Afterward, her doctors informed the family the bad news: Grandma Rose may not have long to live. They couldn't give us a time frame, however. My father immediately searched for the best alternative cancer clinics around the world, but each had something in common: they were all super expensive. Grandma Rose didn't have a nest egg to cash in; she had been living off a $600 Social Security check each month, which was augmented by financial help from my parents and other family members. Bottom line: she couldn't afford anything that wasn't covered by Medicare.
It was at this time that Grandma Rose asked me for help. After I recovered from my incurable diseases, I studied naturopathic medicine, nutrition, and natural therapies. When Grandma Rose was struck by cancer, I formulated a plan to regain her health--a plan that's contained in the Seven Keys that comprise this book, the Great Physician's Rx for Cancer.
Instead of slowly sinking toward death, Grandma Rose experienced a complete--and dramatic--recovery as she switched from a sugar-laden, high-carbohydrate diet to one filled with organic fruits, vegetables, and meats, supplemented with living nutrients and superfoods. Her doctors expressed amazement when follow-up CAT scans revealed she was cancer-free. She regained weight, and her energy level picked up. Her recovery allowed her to fulfill a dream of hers--and mine--when she attended my wedding. At the reception, guests clapped when Grandma Rose and I did the foxtrot to a song I had sung and recorded just for her--"Just The Way You Look Tonight," made famous by one of her favorite singers, Frank Sinatra.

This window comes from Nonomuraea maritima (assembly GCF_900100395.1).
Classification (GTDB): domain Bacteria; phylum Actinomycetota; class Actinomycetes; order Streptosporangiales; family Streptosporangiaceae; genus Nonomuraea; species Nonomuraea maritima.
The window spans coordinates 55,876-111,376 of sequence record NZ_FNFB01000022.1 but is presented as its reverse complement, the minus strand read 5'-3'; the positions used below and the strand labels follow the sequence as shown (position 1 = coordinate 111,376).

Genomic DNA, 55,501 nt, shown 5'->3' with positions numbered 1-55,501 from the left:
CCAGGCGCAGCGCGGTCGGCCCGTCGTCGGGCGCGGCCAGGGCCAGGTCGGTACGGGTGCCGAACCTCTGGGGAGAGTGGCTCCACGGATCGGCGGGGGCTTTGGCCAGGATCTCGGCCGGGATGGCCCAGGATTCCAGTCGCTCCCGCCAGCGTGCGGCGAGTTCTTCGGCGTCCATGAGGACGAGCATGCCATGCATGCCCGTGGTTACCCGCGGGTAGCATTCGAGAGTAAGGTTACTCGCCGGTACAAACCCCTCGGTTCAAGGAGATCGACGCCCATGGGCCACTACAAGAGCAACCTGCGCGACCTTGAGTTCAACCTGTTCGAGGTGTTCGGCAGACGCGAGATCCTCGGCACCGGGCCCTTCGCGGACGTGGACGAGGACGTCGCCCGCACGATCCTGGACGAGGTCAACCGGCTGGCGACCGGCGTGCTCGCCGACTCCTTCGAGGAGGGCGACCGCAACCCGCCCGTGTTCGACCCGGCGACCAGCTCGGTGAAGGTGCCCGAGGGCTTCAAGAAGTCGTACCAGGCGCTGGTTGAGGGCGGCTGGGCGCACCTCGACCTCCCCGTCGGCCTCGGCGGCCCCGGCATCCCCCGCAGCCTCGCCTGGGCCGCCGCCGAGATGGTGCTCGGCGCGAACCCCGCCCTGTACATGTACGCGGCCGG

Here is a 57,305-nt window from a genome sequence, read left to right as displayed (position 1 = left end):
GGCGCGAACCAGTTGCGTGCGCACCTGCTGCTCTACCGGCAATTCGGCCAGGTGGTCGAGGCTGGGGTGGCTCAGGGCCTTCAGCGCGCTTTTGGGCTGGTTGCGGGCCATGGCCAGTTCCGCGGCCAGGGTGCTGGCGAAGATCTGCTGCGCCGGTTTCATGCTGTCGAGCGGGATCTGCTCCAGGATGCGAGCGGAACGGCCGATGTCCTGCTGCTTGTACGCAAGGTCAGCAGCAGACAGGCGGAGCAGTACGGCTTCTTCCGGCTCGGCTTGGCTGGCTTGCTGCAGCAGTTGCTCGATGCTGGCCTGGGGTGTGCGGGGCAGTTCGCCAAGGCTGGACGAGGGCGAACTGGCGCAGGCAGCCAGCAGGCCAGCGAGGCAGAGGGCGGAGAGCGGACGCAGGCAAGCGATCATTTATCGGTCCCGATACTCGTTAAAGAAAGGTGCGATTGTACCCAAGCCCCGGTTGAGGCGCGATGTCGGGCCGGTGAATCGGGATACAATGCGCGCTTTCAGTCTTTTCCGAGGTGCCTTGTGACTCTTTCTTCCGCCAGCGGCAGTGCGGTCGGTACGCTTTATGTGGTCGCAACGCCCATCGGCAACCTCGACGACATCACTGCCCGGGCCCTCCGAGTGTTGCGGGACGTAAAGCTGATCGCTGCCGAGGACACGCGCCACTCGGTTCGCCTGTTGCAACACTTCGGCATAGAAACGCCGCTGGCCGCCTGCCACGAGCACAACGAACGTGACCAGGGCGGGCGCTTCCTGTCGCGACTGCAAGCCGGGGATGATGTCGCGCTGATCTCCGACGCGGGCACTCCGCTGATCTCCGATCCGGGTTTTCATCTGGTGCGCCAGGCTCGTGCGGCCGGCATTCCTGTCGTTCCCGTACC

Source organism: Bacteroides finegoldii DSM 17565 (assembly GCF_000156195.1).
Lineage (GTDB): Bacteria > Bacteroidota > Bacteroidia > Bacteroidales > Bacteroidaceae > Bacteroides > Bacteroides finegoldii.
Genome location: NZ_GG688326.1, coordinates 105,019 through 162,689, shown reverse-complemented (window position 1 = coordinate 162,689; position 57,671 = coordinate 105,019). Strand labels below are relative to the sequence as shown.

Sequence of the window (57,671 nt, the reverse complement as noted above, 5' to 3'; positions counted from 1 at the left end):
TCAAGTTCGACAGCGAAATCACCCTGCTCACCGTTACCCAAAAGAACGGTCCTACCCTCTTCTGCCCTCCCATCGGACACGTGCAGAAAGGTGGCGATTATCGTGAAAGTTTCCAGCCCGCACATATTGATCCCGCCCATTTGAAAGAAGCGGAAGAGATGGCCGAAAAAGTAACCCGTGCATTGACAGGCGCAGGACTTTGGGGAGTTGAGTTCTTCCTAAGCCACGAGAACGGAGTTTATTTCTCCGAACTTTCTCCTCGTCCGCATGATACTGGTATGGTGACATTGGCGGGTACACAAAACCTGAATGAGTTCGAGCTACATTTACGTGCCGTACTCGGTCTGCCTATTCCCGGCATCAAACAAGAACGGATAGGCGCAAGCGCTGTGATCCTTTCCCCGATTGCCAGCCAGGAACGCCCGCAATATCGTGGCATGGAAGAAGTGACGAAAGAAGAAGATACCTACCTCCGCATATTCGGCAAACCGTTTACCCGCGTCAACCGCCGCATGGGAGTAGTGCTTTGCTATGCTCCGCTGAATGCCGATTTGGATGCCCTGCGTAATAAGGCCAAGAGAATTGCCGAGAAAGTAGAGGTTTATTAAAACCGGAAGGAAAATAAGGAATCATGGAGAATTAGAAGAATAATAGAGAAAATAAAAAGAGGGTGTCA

For five years, Grandma Rose was the picture of health. She spoke with me at an "Overcoming Cancer" conference, joined me for television interviews following the release of my first two books, and couldn't wait for Nicki to get pregnant so that she could hold her great-grandson.
Then a couple of years ago, Grandma Rose abandoned her healthy diet as she grew complacent about her "good health." I urged her to eat better, but she didn't heed my words. When cancer revisited her, Grandma Rose did listen to me again. We thought we were making good progress until the day she tripped and fell down a staircase at my home, badly bruising her head and shattering her elbow on our marble floor.
She never fully recovered from that tumbling fall as her cancer returned with a vengeance. This time around, however, Grandma Rose couldn't summon the energy to fight this deadly disease. She lacked the will to continue the program I gave her.
When I learned of her grave condition, I dropped everything to be with her, flying from my residence in Palm Beach Gardens, Florida, to my Aunt Debbie's home in Atlanta. This time around, there was nothing anyone could do for her.
"Grandma, would you mind if I sang to you?" I asked.
She nodded her head weakly.
I sang "I Will Be Here," a Steven Curtis Chapman song I had performed at my sister's wedding and "Love Song" by Third Day. I stroked her hair, told her how much she meant to me, that I loved her, and would miss her more than she'll ever know.
I witnessed the moment Grandma Rose was released from the bonds of this earth, and I still believe somehow that she could still be with us. That's why I've dedicated this book to her memory, praying that the principles undergirding the Great Physician's Rx for Cancer will make a difference in your life and/or the life of someone you love.
Still a Deadly Disease
Back in Grandma Rose's day, people spoke in hushed tones when news ran through the neighborho...